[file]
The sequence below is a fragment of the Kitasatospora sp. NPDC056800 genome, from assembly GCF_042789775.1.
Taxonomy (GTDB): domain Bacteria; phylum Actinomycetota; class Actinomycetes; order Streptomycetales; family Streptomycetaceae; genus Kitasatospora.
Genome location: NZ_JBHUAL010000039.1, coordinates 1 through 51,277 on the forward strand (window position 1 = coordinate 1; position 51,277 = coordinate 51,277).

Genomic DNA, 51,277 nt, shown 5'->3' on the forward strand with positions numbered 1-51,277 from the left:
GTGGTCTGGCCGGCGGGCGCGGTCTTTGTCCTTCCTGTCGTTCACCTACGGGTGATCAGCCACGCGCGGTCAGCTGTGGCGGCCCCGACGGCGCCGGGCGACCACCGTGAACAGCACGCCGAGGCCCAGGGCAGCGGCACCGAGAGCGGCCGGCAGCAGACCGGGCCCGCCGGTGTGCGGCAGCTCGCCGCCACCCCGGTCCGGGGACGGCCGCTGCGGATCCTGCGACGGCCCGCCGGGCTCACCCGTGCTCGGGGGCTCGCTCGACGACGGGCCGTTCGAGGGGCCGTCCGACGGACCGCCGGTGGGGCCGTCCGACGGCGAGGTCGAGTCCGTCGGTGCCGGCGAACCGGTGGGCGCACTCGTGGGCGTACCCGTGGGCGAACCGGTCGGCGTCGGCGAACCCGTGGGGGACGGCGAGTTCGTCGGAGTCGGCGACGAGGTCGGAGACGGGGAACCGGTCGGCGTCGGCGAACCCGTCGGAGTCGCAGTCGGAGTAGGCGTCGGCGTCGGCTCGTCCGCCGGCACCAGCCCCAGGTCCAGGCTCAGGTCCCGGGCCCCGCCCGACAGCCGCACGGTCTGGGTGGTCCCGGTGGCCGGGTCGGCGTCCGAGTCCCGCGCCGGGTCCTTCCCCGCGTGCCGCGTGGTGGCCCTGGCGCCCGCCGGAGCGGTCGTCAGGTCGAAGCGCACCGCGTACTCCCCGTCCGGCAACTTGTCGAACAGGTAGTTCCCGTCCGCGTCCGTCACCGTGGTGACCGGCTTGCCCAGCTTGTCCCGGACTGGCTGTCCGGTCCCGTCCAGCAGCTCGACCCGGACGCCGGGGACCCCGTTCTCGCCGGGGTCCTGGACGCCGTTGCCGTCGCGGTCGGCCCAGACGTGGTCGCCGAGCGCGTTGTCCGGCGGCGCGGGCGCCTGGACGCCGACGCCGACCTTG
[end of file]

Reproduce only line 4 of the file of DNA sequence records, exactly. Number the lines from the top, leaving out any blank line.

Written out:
Genomic DNA, 51,277 nt, shown 5'->3' on the forward strand with positions numbered 1-51,277 from the left: